# Implementing a Parser and AST

Welcome to Chapter 2 of the "Implementing a language with LLVM" tutorial. This chapter shows you how to use the lexer, built in Chapter 1, to build a full parser for our Kaleidoscope language. Once we have a parser, we'll define and build an Abstract Syntax Tree (AST).

The parser we will build uses a combination of Recursive Descent Parsing and Operator-Precedence Parsing to parse the Kaleidoscope language (the latter for binary expressions and the former for everything else). Before we get to parsing though, lets talk about the output of the parser: the Abstract Syntax Tree.

# 2.1 The Abstract Syntax Tree (AST)

The AST for a program captures its behavior in such a way that it is easy for later stages of the compiler (e.g. code generation) to interpret. We basically want one object for each construct in the language, and the AST should closely model the language. In Kaleidoscope, we have expressions, a prototype, and a function object. We'll start with expressions first:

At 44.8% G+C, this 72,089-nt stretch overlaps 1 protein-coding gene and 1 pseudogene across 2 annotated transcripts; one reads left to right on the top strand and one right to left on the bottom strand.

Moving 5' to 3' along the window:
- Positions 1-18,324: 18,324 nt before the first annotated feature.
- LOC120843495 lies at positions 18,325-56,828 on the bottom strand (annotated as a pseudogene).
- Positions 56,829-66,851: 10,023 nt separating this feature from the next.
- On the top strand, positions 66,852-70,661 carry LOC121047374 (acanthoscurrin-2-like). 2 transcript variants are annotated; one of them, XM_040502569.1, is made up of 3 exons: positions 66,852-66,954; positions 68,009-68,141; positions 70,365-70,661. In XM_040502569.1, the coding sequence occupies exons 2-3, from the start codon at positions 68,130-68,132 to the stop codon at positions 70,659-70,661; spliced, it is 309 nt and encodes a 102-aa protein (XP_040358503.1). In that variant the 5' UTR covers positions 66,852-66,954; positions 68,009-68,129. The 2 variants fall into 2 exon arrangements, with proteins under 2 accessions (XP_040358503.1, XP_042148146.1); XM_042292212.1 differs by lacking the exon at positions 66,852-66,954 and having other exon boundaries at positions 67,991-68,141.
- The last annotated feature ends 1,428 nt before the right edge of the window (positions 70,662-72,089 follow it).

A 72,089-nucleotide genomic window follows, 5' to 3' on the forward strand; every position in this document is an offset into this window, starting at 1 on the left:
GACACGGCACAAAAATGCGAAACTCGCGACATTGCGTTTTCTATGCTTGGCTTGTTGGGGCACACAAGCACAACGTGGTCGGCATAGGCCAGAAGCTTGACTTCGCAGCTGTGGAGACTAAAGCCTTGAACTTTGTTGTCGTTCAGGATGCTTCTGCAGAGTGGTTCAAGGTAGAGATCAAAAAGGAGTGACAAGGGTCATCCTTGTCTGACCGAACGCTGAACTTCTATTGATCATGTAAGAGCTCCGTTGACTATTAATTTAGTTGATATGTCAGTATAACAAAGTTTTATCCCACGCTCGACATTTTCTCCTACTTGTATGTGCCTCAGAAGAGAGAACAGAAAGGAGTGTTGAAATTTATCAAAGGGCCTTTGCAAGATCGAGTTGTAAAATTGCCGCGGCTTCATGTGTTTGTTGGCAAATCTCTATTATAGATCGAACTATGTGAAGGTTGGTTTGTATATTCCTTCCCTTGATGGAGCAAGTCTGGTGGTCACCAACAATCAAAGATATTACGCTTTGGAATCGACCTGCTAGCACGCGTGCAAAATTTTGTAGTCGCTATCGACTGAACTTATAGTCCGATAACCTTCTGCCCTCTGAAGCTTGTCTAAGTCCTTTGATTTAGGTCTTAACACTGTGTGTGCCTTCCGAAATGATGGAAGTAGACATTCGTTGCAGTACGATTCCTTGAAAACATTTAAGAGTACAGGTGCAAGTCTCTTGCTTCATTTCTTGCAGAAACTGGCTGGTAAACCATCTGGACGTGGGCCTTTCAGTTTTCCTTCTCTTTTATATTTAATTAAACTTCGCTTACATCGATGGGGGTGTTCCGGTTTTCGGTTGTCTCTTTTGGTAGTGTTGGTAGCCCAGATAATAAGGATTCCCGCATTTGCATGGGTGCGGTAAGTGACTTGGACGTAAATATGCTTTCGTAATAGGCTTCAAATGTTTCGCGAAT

/// ExprAST - Base class for all expression nodes.
class ExprAST {
public:
virtual ~ExprAST() {}
};

/// NumberExprAST - Expression class for numeric literals like "1.0".
class NumberExprAST : public ExprAST {
double Val;
public:
NumberExprAST(double val) : Val(val) {}
};


The code above shows the definition of the base ExprAST class and one subclass which we use for numeric literals. The important thing to note about this code is that the NumberExprAST class captures the numeric value of the literal as an instance variable. This allows later phases of the compiler to know what the stored numeric value is.